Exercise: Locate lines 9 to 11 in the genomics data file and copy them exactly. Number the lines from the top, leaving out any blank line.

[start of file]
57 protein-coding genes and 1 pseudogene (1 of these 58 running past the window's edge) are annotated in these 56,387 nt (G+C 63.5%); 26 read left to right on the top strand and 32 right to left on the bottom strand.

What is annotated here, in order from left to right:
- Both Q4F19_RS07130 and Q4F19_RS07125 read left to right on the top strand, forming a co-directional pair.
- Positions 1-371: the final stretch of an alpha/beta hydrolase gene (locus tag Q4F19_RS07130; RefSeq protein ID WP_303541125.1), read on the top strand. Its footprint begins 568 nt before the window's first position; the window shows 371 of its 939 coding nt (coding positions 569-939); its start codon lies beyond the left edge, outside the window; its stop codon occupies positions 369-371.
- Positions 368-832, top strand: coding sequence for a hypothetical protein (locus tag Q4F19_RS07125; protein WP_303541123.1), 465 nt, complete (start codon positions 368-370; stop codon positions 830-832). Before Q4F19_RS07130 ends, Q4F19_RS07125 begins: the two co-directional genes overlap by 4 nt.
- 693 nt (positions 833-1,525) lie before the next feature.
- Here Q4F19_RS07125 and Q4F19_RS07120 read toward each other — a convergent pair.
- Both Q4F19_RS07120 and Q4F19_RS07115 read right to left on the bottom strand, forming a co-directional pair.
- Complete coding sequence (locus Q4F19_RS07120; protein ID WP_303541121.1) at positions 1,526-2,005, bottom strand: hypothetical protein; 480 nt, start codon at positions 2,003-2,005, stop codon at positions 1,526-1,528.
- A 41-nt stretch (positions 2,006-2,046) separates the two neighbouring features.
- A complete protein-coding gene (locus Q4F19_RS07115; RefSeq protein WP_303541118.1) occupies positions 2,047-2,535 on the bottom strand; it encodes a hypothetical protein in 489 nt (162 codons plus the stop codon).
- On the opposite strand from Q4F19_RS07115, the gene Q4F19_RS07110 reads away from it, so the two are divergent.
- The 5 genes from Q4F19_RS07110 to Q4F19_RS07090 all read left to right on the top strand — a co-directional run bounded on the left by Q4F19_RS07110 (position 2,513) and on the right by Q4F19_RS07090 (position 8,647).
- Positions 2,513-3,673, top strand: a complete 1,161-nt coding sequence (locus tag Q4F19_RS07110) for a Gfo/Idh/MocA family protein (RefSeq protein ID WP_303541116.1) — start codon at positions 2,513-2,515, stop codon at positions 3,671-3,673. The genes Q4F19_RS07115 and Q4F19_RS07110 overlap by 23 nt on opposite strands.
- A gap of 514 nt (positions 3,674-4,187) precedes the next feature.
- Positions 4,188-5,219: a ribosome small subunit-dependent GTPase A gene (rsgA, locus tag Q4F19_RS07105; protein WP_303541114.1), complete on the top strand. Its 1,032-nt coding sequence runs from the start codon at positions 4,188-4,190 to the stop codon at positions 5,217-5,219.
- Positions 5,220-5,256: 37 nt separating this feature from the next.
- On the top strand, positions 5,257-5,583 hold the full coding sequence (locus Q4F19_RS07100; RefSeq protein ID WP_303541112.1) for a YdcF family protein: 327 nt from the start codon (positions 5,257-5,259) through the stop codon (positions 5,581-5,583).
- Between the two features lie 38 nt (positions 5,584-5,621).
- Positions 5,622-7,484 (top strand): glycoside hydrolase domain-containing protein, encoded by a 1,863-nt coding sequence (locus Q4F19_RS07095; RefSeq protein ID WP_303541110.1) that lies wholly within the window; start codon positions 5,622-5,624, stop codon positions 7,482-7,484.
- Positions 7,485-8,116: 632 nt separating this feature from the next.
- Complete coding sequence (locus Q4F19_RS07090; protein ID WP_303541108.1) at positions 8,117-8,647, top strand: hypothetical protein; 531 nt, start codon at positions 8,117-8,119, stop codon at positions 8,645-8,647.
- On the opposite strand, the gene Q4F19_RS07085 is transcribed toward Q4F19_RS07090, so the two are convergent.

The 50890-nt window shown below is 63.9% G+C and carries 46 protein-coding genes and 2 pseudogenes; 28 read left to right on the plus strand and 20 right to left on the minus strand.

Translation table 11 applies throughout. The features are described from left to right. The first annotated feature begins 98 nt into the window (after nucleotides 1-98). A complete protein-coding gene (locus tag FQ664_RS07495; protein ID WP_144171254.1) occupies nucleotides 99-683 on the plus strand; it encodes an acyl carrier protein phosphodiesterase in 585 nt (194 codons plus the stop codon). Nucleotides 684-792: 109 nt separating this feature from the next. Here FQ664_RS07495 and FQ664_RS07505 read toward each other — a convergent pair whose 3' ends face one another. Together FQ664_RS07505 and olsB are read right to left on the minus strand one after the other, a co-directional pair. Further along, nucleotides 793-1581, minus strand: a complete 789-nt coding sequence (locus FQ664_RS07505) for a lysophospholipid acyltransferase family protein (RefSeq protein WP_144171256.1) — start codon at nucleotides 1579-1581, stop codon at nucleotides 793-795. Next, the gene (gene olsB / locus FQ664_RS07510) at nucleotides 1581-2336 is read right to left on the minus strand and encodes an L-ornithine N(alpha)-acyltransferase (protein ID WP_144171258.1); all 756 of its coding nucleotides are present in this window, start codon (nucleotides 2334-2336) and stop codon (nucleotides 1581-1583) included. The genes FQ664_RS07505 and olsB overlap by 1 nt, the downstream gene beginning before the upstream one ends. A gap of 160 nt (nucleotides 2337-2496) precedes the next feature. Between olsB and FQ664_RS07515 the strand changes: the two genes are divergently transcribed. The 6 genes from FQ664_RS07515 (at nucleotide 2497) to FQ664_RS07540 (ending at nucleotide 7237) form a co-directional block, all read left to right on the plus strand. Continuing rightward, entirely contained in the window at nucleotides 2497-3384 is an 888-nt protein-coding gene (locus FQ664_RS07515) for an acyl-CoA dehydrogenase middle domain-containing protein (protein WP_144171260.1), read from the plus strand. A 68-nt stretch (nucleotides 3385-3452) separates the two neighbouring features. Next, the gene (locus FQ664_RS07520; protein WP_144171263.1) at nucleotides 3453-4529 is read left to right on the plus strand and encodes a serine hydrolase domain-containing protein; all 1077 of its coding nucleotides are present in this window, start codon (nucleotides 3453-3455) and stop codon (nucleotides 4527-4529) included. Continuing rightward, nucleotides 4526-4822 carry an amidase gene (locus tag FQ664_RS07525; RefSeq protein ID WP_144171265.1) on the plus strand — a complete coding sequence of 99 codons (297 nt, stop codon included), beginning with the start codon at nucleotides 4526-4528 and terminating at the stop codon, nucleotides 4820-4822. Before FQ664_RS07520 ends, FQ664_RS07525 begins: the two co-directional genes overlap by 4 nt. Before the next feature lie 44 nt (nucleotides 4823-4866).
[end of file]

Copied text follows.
- Complete coding sequence (locus Q4F19_RS07120; protein ID WP_303541121.1) at positions 1,526-2,005, bottom strand: hypothetical protein; 480 nt, start codon at positions 2,003-2,005, stop codon at positions 1,526-1,528.
- A 41-nt stretch (positions 2,006-2,046) separates the two neighbouring features.
- A complete protein-coding gene (locus Q4F19_RS07115; RefSeq protein WP_303541118.1) occupies positions 2,047-2,535 on the bottom strand; it encodes a hypothetical protein in 489 nt (162 codons plus the stop codon).